Do you remember your first driving lessons? One of the required tasks was to know what to do if you started to spin on ice or snow. Do you turn into the spin, turn away from the spin, or simply close your eyes and grip the steering wheel for dear life?
Emotional spins are much the same. You can be lazily moving along in your relationship and all of a sudden be hit by the loss of traction and the feeling that things (you) are spinning out of control.
“We were doing fine, one minute,” Steve told me. “Before I knew it she was pointing her finger at me and threatening to walk out the door.”
“Wait a second, Steve,” I said. “Your girlfriend was really fine one moment and ready to walk out the door the next? Are you sure you’re not leaving out a few steps?”
“It seemed that fast to me,” he said, defending his position. “Then before I knew it, I was talking to her the way she talked to me. I don’t go looking for a fight, but I’m not going to just sit there and take it,, either.”
“Slow things down a little for me, Steve,” I said. “So you understand what is going on, take a closer, slower look at how you and Suzy experienced this freefall.”
“Okay,” he said reluctantly. “But, I think a lot of it has to do with her moods. She seems unstable to me.”
“Indeed, it may have to do with her moods,” I said. “But, I’ll bet you’re doing some things to provoke her as well.”
I grabbed my chalk and moved toward the chalkboard. “Walk me through it, step by step.”
“Well,” he said slowly. “Suzy started talking about how I was afraid of getting close because of being adopted… that I had unresolved issues from my adoption. I don’t have unresolved issues from adoption and told her so. She wouldn’t stop telling me how I’ve been hurt by it, and pretty soon I lost it and told her to just shut up. She got mad at me and pretty soon we were yelling at each other.”
This encounter was, unfortunately, all too familiar for Steve and Suzy, and thousands of other couples who find themselves in a freefall, unaware of how they got there and how to get themselves out of it. Instead of being baffled by the "spin," I teach couples to slow things down and look closely at what they do that sends their relationship into a downward spiral.
Here are a few ideas to consider:
First, be mindful of how you interact with your mate. We are often reactive in nature rather than taking the time to truly consider what is being said. We are reflexive, often saying the first thing that comes to our mind. This, of course, is rarely helpful.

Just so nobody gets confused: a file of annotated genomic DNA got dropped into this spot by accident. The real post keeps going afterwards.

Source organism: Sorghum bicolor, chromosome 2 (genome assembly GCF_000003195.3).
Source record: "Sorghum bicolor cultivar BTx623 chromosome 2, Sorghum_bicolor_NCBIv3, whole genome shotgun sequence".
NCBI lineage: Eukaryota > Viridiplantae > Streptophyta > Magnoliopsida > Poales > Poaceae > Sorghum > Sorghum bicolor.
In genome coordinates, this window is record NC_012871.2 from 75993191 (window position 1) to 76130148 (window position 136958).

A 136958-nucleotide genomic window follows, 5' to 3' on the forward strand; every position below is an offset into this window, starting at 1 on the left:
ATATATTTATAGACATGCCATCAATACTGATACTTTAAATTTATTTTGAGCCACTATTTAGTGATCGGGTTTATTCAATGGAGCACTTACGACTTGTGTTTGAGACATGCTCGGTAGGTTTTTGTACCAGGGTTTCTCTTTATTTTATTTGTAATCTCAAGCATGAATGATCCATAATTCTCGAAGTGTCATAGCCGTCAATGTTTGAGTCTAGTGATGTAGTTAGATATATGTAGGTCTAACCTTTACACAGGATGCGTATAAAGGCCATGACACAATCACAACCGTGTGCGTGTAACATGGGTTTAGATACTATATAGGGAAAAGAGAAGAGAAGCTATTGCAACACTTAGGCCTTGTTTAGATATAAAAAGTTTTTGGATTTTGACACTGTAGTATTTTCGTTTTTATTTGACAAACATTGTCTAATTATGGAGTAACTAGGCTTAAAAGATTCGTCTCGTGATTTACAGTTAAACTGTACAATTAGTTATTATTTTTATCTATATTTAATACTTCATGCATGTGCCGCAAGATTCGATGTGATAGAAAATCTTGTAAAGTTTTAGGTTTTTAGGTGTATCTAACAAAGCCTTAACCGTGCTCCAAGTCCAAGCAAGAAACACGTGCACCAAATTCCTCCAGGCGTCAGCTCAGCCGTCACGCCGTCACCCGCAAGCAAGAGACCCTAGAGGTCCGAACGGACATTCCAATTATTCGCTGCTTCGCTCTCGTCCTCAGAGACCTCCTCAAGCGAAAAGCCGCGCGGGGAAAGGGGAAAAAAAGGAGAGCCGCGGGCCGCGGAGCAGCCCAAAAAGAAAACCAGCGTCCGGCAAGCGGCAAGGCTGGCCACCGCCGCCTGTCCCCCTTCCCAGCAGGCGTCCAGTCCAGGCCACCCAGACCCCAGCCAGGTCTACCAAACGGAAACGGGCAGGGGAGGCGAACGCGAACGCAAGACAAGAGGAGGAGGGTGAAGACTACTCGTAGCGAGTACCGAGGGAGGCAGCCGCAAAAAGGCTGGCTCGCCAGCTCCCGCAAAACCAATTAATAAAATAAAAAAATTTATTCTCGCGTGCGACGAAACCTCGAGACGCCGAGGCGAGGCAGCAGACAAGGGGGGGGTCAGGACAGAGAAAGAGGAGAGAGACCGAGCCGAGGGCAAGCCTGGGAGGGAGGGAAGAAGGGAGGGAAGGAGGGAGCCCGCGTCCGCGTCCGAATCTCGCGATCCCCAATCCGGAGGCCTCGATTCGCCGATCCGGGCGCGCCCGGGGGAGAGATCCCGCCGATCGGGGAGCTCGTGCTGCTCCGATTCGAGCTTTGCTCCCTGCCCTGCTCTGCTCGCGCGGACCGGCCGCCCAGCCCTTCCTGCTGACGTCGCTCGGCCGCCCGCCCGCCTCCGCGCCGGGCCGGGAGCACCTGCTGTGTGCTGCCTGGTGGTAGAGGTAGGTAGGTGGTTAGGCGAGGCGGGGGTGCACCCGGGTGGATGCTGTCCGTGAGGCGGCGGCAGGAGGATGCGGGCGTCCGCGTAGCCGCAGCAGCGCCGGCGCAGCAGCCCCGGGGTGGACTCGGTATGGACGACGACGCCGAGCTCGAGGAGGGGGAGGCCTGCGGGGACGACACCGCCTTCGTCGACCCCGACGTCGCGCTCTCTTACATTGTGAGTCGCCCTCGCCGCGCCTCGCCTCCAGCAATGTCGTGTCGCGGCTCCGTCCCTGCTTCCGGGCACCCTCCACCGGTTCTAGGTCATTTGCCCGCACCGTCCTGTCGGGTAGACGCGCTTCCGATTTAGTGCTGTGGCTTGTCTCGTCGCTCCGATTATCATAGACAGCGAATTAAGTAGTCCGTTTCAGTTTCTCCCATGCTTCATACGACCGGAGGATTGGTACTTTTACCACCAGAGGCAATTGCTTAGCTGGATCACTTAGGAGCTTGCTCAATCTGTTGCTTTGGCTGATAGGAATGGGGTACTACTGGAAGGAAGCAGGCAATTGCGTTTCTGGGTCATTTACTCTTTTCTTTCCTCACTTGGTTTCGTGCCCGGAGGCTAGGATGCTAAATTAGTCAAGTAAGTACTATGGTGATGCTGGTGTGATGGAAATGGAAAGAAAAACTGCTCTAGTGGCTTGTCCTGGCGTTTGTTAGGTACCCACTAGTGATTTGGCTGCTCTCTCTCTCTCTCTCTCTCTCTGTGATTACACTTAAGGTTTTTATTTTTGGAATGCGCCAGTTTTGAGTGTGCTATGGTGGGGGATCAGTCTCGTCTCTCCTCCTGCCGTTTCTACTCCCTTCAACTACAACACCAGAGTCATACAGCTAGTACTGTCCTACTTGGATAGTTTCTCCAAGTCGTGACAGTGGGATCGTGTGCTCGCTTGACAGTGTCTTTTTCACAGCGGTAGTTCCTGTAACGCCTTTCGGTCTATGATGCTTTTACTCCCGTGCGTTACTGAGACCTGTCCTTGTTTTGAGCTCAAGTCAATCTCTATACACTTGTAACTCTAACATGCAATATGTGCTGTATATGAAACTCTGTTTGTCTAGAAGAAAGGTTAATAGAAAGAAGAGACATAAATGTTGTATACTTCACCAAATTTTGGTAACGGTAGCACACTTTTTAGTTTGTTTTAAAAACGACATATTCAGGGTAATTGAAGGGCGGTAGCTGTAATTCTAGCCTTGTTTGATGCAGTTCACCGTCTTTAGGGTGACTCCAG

Second, slowing things down, we can respond rather than react. We can practice remaining calm and listening attentively to what our mate is saying to us. We can "sit with" their comments, deciding how to best respond. Scripture tells us, “A soft answer turns away wrath, but a harsh word stirs up anger.” (Proverbs 15: 1)
Third, stop when we begin to sense a downward spin. We can call a Time Out or request that our mate slow down so we can process what they are saying from a calm spirit within us. Taking a break from the action almost always gives us a fresh perspective.
Fourth, use "do overs." If you have said something hurtful, and are on a downward spiral, consider apologizing quickly and asking your mate if you can start again. Using a soft voice, a gentle tone and a sincere heart, ask your mate if they are willing to start the conversation over.
Fifth, be clear with your mate. Ask for what you need. Be specific about what hurt in the previous conversation and what you want different. Don’t be demanding or critical, but rather clear, calm and consistent.
Finally, use healthy boundaries. There are some topics that cannot be talked about safely without a trained counselor present. Some topics need significant calm and attentiveness and must be prepared for. Some topics need to never be talked about. Be wise in considering whether you and your mate have the skills to talk about the topic at hand in a healthy manner. Know when you’re in over your head.
Please read more about these issues in my book, “When Pleasing Others is Hurting You” and explore more about my Marriage Intensives and Wildfire Marriage Interventions at www.MarriageRecoveryCenter.com. Send comments to me at TheRelationshipDoctor@gmail.com.
Dr. David Hawkins is the director of the Marriage Recover Center where he counsels couples in distress. He is the author of over 30 books, including Dealing With the CrazyMakers in Your Life, 90 Days to a Fantastic Marriage, and Saying It So He'll Listen. Dr. Hawkins grew up in the beautiful Pacific Northwest and lives with his wife on the South Puget Sound where he enjoys sailing, biking, and skiing. He has active practices in two Washington cities
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